Austal wins Aus Navy contract, misses out on US work

01/05/2020 - 14:44

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Austal has won a $324 million contract to design and construct six evolved Cape-class patrol boats for the Royal Australian Navy, while also announcing it was not successful in the bid for a contract with the US Navy.

Austal wins Aus Navy contract, misses out on US work
The six new vessels will add to the 10 Cape-class patrol boats operated by the Royal Australian Navy.

Austal has won a $324 million contract to design and construct six evolved Cape-class patrol boats for the Royal Australian Navy, while also announcing it was not successful in the bid for a contract with the US Navy.

The six new vessels will be built at Austal’s Henderson shipyard, with construction to begin immediately. The first vessel is due to be completed in September 2021, then at regular intervals through to mid-2023.

Austal chief executive David Singleton said the contract came at a great time and would provide continued employment to staff in Henderson over the next few years.

“I can pretty much guarantee that production of these new vessels will start today, we will be cutting metal through the day today and it will feed into jobs, both here at Austal and in our supply chain over the next period of time,” he said.

“This will employ around about 400 people in Austal in total over that period of time and will involve around 1,000 jobs through the country, or will touch around 1,000 jobs around the country, over the next three years so it’s a major stimulus boost for the country as well.”

The evolved Cape-class patrol boats will have a number of enhancements to extend the capability of the vessels, including upgraded davits and generators, and 10 additional crew births. 

Austal head of business development sustainment Robert Jackson said the proposal to replace the existing fleet of 13 Armidale-class patrol boats with new Cape-class boats would save the Royal Australian Navy in the long-term.

Austal has designed, constructed and provided maintenance to the federal government’s entire fleet of patrol boats since 1998, including the Bay, Armidale and Cape-class, used by the Australian Navy and Border Force.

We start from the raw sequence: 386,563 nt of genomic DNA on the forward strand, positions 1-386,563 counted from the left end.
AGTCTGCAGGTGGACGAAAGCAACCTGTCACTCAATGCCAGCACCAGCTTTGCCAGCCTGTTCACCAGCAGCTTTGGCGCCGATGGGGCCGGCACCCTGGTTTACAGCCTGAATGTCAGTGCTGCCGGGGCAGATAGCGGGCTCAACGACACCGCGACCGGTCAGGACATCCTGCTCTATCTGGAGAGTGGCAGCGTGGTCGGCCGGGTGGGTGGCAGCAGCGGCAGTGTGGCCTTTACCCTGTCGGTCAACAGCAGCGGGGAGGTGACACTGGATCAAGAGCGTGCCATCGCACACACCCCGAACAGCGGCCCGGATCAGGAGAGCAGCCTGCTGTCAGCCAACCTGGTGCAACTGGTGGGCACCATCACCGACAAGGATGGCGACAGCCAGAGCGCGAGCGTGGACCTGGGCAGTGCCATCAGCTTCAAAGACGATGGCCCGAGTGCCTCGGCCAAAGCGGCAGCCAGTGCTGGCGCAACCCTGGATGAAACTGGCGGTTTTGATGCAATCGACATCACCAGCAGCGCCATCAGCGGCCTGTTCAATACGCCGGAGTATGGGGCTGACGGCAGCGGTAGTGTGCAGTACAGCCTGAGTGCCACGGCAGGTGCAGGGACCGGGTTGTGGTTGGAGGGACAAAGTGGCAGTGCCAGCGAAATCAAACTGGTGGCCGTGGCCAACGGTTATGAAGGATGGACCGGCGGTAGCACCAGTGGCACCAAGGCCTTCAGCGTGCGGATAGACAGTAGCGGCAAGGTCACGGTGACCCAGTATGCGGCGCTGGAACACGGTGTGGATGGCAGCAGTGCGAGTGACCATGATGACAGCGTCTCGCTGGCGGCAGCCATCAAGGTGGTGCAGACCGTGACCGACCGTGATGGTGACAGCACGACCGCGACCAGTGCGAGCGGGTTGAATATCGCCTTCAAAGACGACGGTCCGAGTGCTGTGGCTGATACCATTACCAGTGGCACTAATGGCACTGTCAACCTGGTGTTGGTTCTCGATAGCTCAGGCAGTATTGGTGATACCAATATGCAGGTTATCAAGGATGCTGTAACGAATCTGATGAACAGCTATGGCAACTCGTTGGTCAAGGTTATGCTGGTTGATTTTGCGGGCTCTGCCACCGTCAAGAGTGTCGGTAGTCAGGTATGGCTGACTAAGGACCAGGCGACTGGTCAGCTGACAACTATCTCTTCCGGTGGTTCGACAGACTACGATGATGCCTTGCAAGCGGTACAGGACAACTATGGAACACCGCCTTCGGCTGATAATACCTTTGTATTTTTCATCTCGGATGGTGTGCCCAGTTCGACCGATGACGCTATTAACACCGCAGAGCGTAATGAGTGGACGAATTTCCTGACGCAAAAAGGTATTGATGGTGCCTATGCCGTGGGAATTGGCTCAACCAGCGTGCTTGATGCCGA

Meanwhile, overnight it was announced Austal had missed out on a contract to build Guided-Missile Frigates for the US Navy, which was instead awarded to Wisconsin-based Fincantieri Marinette Marine.

Austal was in a four-way competition for the work, and proposed an enhanced version of the Littoral Combat Ship it is currently manufacturing for the US Navy.

Austal’s Mr Singleton said it was a bittersweet night, to receive news of the Australian contract and to also hear the business was not successful in its submission for the Frigates program in the US.

"I am abolsutely clear and confident in my own mind that we put our best foot forward in the US," he said. 

"One of the things we were clear about, was that we would only win that program at the price that we were capable of delivering the program for.

"This company is here to make good returns for the shareholders as it has and as we are doing right now, and we had priced that program to win.

"If that wasn’t the right price for the US Navy then we are comfortable with the decision that we have made."

However, Mr Singleton said he was not concerned about Austal's future in the US after missing out on the contract.

“We have a class-leading facility in the US, we have been doing great work there, we have a fantastic reputation,” he said.

“The LCS program runs out until 2024, we have got the EPF program, which runs out to 2023, and I’m sure that program is going to be extended.

“There are a lot of new programs that we are involved in bidding on in the US as well, including large unmanned service programs.

“I have supreme confidence that the US business will stay strong and capable for many years to come.”

Austal USA has delivered 11 Independence-variant LCS with six more under construction and two awaiting start of construction.

The company has also built 11 Expeditionary Fast Transports with two more under construction and one awaiting start of construction.

Austal shares were $2.70 each at 2pm AWST, down 20 per cent.  

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